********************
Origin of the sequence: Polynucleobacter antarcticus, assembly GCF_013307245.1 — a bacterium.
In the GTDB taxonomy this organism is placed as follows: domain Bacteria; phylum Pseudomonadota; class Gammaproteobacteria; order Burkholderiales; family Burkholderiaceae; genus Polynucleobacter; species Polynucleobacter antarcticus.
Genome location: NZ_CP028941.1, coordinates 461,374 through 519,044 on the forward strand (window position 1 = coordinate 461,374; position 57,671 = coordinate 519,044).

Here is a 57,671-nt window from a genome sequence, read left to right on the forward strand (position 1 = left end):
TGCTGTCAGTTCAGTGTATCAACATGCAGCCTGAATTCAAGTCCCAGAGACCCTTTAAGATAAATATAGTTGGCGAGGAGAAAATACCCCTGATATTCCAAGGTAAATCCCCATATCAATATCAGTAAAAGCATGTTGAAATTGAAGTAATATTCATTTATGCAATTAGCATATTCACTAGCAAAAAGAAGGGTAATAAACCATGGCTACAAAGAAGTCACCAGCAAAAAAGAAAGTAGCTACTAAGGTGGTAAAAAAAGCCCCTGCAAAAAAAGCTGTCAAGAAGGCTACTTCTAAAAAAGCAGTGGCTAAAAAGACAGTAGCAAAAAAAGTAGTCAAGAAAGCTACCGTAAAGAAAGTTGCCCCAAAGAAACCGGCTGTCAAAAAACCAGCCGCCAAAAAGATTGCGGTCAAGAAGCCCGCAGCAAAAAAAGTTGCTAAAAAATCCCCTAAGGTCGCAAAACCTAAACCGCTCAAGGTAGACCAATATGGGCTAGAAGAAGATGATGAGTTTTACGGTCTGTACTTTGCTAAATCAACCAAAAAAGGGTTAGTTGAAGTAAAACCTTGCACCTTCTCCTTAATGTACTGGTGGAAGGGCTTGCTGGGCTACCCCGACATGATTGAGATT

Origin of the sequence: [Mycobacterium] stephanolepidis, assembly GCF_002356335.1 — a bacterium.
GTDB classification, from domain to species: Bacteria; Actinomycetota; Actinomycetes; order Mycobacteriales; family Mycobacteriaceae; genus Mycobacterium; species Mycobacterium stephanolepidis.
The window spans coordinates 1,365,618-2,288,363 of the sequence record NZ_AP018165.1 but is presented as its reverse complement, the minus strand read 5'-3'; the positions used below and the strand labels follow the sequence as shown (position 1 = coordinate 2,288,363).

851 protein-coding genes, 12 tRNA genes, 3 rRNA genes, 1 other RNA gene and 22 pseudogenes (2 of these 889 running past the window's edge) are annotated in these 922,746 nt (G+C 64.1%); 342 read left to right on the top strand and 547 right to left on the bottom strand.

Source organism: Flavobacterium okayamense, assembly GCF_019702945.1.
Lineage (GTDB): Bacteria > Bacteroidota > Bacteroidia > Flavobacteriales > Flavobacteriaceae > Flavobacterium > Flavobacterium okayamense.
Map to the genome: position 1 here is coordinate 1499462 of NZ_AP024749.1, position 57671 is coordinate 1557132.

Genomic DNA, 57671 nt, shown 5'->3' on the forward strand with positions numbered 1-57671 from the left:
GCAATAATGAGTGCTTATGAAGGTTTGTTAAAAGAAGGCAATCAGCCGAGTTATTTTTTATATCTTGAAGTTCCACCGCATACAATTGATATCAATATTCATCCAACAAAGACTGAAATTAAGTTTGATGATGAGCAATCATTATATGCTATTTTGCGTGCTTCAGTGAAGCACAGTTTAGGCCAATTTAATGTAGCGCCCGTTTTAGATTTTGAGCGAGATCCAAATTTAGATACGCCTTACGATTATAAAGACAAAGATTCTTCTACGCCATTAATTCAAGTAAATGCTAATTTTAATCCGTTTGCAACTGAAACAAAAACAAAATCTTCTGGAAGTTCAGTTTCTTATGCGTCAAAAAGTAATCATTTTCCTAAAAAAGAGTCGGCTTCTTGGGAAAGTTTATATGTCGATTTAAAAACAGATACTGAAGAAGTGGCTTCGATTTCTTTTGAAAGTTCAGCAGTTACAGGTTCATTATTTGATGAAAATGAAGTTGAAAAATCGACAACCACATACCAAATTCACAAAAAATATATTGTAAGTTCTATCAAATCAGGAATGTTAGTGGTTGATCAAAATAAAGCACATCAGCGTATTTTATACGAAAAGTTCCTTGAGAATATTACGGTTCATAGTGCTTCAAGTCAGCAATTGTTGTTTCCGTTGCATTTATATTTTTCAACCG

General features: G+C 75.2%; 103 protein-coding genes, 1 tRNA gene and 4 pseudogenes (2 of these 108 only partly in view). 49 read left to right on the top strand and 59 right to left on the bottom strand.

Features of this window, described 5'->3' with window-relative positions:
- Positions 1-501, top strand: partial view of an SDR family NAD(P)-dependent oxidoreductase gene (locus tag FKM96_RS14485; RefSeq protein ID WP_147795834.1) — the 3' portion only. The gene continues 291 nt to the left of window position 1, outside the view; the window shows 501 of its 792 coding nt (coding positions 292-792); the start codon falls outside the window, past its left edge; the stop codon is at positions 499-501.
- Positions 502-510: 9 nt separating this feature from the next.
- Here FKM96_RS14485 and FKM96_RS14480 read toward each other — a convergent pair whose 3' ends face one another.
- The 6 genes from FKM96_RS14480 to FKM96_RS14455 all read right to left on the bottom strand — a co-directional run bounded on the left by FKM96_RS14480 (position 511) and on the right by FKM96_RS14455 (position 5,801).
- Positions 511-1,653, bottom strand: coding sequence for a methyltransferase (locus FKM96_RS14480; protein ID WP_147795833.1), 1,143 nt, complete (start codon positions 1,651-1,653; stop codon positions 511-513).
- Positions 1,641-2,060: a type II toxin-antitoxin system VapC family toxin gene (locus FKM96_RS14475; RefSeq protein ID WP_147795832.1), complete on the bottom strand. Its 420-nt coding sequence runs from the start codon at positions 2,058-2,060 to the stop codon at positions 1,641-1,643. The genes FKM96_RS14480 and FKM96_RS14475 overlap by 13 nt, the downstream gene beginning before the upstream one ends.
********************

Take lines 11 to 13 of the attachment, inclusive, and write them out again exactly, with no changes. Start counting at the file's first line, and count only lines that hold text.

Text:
Lineage (GTDB): Bacteria > Bacteroidota > Bacteroidia > Flavobacteriales > Flavobacteriaceae > Flavobacterium > Flavobacterium okayamense.
Map to the genome: position 1 here is coordinate 1499462 of NZ_AP024749.1, position 57671 is coordinate 1557132.

Genomic DNA, 57671 nt, shown 5'->3' on the forward strand with positions numbered 1-57671 from the left: